Minnesota UMs celebrate having raised $2.7M for Imagine No Malaria

May 28, 2014

By: Christa Meland

“We are a people who save lives, and we’re fearless about it,” Bishop Bruce R. Ough told members of the 160th session of the Minnesota Annual Conference.

And saving lives is exactly what Minnesota United Methodists did through their strong commitment to Imagine No Malaria. On Wednesday, conference attendees celebrated having raised $2.7 million to date for this denomination-wide effort to eliminate malaria deaths in sub-Saharan Africa by 2015—which equates to 270,000 lives saved.

The Minnesota Conference has raised more than any other annual conference to date and far exceeded its initial $1.8 million goal. At a worship service to announce and celebrate the conference’s Imagine No Malaria achievement, attendees rolled three large scrolls down the aisles of the large exhibit hall where hundreds were seated. On each scroll were mosquitos, each the size of a postage stamp and each with a red “no” circle on it.

“I watched you step out in faith to set a goal you weren’t even sure you could reach,” Leia Williams, former Imagine No Malaria field coordinator for Minnesota, told conference session attendees. “But after you set that goal, you fearlessly went after it. . . . You trusted the Holy Spirit even when the task seemed daunting.”

Just a few years ago, malaria claimed a life every 30 seconds. That rate has been cut in half, thanks in part to the generous support of the state’s United Methodist churches.

“Most of you in this room at one time did not believe that you could change a death statistic…in Africa,” said Williams, who now serves as director of communications and discipleship for the Northwest Texas Conference. “Yet here we are today celebrating that you changed that statistic for 270,000 children in Africa. This conference trusted the Holy Spirit to take care of children they knew they would never meet. . . . You did not fall silent when you were asked to answer prayers for parents in Africa. You did not look the other way.”

Gary Henderson, executive director of the United Methodist Church’s Global Health Initiative, echoed that sentiment: “You have cared for members of the family of God half a world away,” he told conference attendees.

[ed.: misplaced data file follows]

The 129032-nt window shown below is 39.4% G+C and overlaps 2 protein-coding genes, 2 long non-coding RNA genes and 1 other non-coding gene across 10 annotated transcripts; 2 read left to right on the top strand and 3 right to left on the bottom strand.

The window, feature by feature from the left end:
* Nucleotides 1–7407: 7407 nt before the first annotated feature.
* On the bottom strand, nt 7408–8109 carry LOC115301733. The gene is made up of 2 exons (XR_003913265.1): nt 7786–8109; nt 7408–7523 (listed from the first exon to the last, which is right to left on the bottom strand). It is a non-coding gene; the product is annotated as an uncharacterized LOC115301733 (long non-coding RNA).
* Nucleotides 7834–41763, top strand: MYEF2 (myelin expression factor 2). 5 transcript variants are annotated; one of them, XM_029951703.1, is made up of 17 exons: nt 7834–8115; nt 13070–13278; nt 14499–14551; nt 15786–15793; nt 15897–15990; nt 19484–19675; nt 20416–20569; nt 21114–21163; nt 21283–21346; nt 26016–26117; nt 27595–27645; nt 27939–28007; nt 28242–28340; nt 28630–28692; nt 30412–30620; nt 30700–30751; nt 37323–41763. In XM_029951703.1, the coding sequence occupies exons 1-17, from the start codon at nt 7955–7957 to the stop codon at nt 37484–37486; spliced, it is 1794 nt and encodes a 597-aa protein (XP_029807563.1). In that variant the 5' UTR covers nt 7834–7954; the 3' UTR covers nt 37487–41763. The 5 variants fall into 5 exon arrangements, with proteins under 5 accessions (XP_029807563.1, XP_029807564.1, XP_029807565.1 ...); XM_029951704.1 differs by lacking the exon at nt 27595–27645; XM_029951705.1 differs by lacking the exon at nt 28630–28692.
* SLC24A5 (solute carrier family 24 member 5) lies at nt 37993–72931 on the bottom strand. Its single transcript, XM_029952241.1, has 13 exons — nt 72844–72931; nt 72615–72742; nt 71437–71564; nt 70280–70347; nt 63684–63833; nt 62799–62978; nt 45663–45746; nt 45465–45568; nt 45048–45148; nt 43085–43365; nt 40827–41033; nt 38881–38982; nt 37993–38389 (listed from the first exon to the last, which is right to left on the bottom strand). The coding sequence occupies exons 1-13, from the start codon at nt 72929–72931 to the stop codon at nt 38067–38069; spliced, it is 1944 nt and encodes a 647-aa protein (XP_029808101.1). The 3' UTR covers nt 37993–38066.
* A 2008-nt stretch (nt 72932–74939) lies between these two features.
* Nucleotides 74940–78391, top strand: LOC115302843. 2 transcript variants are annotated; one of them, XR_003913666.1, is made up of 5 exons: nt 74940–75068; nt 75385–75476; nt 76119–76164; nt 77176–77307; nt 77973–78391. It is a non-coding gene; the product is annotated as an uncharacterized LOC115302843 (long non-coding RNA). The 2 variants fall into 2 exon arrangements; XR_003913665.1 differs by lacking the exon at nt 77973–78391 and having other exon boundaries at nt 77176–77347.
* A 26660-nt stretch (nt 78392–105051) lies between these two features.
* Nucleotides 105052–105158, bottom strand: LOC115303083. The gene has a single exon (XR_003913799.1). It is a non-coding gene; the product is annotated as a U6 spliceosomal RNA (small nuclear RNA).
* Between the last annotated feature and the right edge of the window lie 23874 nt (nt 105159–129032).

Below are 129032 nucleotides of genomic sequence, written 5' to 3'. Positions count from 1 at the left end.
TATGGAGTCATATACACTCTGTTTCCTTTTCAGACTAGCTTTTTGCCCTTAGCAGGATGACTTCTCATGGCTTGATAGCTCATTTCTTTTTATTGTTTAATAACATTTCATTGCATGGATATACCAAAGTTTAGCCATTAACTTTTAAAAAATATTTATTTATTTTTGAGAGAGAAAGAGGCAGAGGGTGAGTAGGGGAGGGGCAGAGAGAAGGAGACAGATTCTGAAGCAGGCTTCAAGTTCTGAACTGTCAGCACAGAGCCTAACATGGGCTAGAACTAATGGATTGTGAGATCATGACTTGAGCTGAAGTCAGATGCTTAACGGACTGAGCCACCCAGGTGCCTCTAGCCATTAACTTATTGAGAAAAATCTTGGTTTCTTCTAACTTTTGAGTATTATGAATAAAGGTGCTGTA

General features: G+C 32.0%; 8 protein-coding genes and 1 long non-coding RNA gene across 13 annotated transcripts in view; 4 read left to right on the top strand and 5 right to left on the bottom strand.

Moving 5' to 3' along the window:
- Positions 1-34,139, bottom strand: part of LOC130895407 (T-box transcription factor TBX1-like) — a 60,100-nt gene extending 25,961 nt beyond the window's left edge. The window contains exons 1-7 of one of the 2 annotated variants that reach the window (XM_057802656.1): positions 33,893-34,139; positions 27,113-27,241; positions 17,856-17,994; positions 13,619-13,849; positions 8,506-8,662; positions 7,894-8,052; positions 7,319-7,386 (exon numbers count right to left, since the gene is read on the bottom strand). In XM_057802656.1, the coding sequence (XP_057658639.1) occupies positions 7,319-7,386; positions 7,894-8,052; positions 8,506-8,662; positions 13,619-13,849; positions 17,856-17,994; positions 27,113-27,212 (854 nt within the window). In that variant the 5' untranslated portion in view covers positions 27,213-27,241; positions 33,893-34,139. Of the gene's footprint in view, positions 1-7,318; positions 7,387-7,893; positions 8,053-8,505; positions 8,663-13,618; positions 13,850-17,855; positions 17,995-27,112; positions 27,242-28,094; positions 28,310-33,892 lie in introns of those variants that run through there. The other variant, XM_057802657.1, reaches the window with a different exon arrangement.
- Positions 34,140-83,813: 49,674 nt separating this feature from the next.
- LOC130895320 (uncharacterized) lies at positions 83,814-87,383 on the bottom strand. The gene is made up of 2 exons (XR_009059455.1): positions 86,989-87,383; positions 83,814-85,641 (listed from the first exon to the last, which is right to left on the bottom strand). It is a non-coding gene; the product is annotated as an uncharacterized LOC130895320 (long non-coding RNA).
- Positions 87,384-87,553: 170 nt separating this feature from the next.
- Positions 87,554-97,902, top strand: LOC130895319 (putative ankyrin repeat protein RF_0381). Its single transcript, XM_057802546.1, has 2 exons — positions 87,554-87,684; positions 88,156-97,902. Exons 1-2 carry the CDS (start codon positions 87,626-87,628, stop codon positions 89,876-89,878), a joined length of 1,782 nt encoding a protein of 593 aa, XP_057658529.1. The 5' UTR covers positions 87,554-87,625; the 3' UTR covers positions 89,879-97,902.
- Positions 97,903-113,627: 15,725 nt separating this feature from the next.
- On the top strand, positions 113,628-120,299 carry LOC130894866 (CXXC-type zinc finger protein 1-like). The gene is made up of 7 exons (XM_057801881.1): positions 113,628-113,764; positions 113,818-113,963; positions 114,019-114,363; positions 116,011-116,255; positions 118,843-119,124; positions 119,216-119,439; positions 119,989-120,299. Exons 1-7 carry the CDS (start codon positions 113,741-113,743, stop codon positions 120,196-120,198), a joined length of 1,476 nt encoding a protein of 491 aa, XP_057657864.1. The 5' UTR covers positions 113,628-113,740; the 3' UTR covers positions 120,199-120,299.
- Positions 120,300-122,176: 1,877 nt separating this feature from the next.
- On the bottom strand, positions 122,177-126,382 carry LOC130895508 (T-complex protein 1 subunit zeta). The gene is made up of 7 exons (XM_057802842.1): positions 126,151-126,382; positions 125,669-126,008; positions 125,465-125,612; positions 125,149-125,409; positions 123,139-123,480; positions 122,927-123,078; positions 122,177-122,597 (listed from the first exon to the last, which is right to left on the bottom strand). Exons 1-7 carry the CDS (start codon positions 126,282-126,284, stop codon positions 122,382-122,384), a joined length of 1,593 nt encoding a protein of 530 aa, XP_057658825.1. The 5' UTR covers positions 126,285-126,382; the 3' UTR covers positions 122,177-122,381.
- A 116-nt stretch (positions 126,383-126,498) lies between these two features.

He said United Methodists from across the connection have collectively given $60 million to eradicate malaria in Africa—80 percent of the $75 million denominational goal. Those dollars have paid for more than 2 million insecticide-treated bed nets. But they have also paid for education, prevention, and communication efforts. The United Methodist Church has trained thousands of community health workers to deliver mosquito nets and measure usage rates, and it operates hundreds of hospitals, clinics, and health posts throughout Africa that have life-saving resources like malaria medication.

But Williams made clear that our work is far from finished; we helped reverse one statistic, but there are many others that still need changing.

“It’s a statistic of the status quo,” she said. “We United Methodists have become afraid of sharing the story of Christ because it makes us feel awkward.”

Ninety percent of United Methodists won’t invite someone to church because it makes them feel awkward, she noted.

“Guess what? I’m one of the 90 percent, and I have a feeling I’m not the only one in this room,” she said. “Even though I know how powerful it can be when someone shares their faith with you . . . it still makes me uncomfortable.”

She told attendees: You may think you can’t change statistics about faith sharing. But most didn’t think they could change the malaria statistic in Africa either.

Toward the end of the worship service, volunteers stood up on the stage and held letters that spelled out “Be Not Afraid.”

Drawing on the dandelion theme for the worship services at this annual conference session, Williams said: “You have so many seeds left, Minnesota. Will you let Imagine No Malaria be the last one you bravely send out or are you ready to send another and ignite fearlessness once again?”


Minnesota Annual Conference of the United Methodist Church

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